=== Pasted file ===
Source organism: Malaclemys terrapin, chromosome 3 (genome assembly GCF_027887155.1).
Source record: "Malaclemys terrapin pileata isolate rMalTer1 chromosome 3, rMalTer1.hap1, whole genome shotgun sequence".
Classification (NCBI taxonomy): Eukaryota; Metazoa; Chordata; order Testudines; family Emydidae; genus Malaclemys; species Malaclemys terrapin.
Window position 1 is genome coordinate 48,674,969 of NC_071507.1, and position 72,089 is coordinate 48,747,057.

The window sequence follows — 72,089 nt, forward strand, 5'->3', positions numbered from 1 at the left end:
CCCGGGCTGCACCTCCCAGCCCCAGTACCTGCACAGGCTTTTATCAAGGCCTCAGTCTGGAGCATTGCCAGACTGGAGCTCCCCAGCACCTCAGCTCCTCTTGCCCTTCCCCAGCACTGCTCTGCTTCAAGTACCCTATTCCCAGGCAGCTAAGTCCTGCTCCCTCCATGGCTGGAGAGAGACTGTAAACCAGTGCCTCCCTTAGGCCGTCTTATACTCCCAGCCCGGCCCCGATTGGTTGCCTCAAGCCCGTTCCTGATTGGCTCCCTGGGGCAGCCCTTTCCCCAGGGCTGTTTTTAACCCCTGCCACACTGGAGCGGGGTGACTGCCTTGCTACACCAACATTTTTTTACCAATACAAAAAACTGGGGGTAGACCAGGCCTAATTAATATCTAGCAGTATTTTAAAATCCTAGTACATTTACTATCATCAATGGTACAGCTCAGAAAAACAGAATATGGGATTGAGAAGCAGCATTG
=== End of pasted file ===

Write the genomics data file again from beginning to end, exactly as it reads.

Source organism: Malaclemys terrapin, chromosome 3 (genome assembly GCF_027887155.1).
Source record: "Malaclemys terrapin pileata isolate rMalTer1 chromosome 3, rMalTer1.hap1, whole genome shotgun sequence".
Classification (NCBI taxonomy): Eukaryota; Metazoa; Chordata; order Testudines; family Emydidae; genus Malaclemys; species Malaclemys terrapin.
Window position 1 is genome coordinate 48,674,969 of NC_071507.1, and position 72,089 is coordinate 48,747,057.

The window sequence follows — 72,089 nt, forward strand, 5'->3', positions numbered from 1 at the left end:
CCCGGGCTGCACCTCCCAGCCCCAGTACCTGCACAGGCTTTTATCAAGGCCTCAGTCTGGAGCATTGCCAGACTGGAGCTCCCCAGCACCTCAGCTCCTCTTGCCCTTCCCCAGCACTGCTCTGCTTCAAGTACCCTATTCCCAGGCAGCTAAGTCCTGCTCCCTCCATGGCTGGAGAGAGACTGTAAACCAGTGCCTCCCTTAGGCCGTCTTATACTCCCAGCCCGGCCCCGATTGGTTGCCTCAAGCCCGTTCCTGATTGGCTCCCTGGGGCAGCCCTTTCCCCAGGGCTGTTTTTAACCCCTGCCACACTGGAGCGGGGTGACTGCCTTGCTACACCAACATTTTTTTACCAATACAAAAAACTGGGGGTAGACCAGGCCTAATTAATATCTAGCAGTATTTTAAAATCCTAGTACATTTACTATCATCAATGGTACAGCTCAGAAAAACAGAATATGGGATTGAGAAGCAGCATTG